Sun, 3 Jan 88 21:33:13 EST
Before 1 January 1972, when the international time scales were rationalized
and leap-seconds introduced, the time standards were corrected at appropriate
intervals to maintain time with respect to Earth rotation to within 100 ms
or so. This fact, along with the fact that atomic clocks were rare near the
beginning of the century, makes it meaningless to consider leaps before that
date. There have been maybe a dozen leap seconds since then, all positive;
however, I don't have the dates handy at the moment.
In 1980, when IEN-142 was published, and again in 1983, when its successor
was published, it didn't seem like such a big deal to tell time down to the
milliseconds, especially since the precision provided by the protocol was
only to the second. Since these documents were published, protocols and
measurement techniques have evolved to the point that events can be synchronized
with high reliability to within a couple of milliseconds over campus LANs and
within a couple of hundred milliseconds over typical Internet paths. Thus,
it comes as no surprise that the leap-second issue has now become important.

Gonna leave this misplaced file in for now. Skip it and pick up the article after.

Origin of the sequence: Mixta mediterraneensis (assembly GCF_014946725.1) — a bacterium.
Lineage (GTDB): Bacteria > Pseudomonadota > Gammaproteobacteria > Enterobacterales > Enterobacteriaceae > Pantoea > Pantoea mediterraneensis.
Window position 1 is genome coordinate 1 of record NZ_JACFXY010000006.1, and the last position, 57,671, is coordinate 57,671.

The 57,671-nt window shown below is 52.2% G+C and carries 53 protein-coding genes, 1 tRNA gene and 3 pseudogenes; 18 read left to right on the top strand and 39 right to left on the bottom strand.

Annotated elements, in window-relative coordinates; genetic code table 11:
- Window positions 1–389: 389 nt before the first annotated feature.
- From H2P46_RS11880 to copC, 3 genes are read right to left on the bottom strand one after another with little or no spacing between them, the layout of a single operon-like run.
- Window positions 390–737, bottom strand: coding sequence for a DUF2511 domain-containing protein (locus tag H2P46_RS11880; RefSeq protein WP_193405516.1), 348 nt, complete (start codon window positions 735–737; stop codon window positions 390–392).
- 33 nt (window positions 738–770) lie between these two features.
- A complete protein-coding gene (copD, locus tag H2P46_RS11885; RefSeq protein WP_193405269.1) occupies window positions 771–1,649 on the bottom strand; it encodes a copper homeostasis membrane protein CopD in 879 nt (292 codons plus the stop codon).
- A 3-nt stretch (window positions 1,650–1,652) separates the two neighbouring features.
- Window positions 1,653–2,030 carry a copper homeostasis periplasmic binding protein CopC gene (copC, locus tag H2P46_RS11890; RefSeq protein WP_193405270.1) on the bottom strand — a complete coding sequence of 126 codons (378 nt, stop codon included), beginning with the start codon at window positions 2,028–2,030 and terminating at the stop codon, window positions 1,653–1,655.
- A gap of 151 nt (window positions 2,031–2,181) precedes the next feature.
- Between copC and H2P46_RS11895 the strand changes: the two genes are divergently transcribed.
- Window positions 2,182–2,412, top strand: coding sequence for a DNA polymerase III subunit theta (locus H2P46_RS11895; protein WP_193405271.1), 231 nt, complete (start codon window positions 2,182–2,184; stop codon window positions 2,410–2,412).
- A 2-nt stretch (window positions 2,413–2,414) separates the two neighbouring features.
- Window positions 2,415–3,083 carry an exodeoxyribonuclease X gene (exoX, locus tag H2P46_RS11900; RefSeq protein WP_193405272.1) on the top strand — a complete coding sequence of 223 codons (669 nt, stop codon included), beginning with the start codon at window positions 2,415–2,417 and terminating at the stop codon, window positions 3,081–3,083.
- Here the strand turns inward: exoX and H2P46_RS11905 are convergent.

See RFC-956, -957 and -958 for further discussion on timetelling in the
Internet and a description of the Network Time Protocol (NTP) which makes
all this possible.
I considered the issue of whether to build in leap-second corrections for
NTP, at least back to their inception in 1972 and decided against it. For
just about any purpose, it is not necessary to order events with respect
to what I will call archival time to better than a second; however, when
that becomes necessary, the user would have to insert the leaps as necessary
and using archival information telling when they were made.
In fact, the time scale NTP uses really concides with International Atomic
Time (TA-NBS). After leap-second corrections TA-NBS becomes UTC-NBS as
broadcast. TA-NTP concided with TA-NBS just after the original correction
was inserted prior to 1 January 1972. The rest is history.
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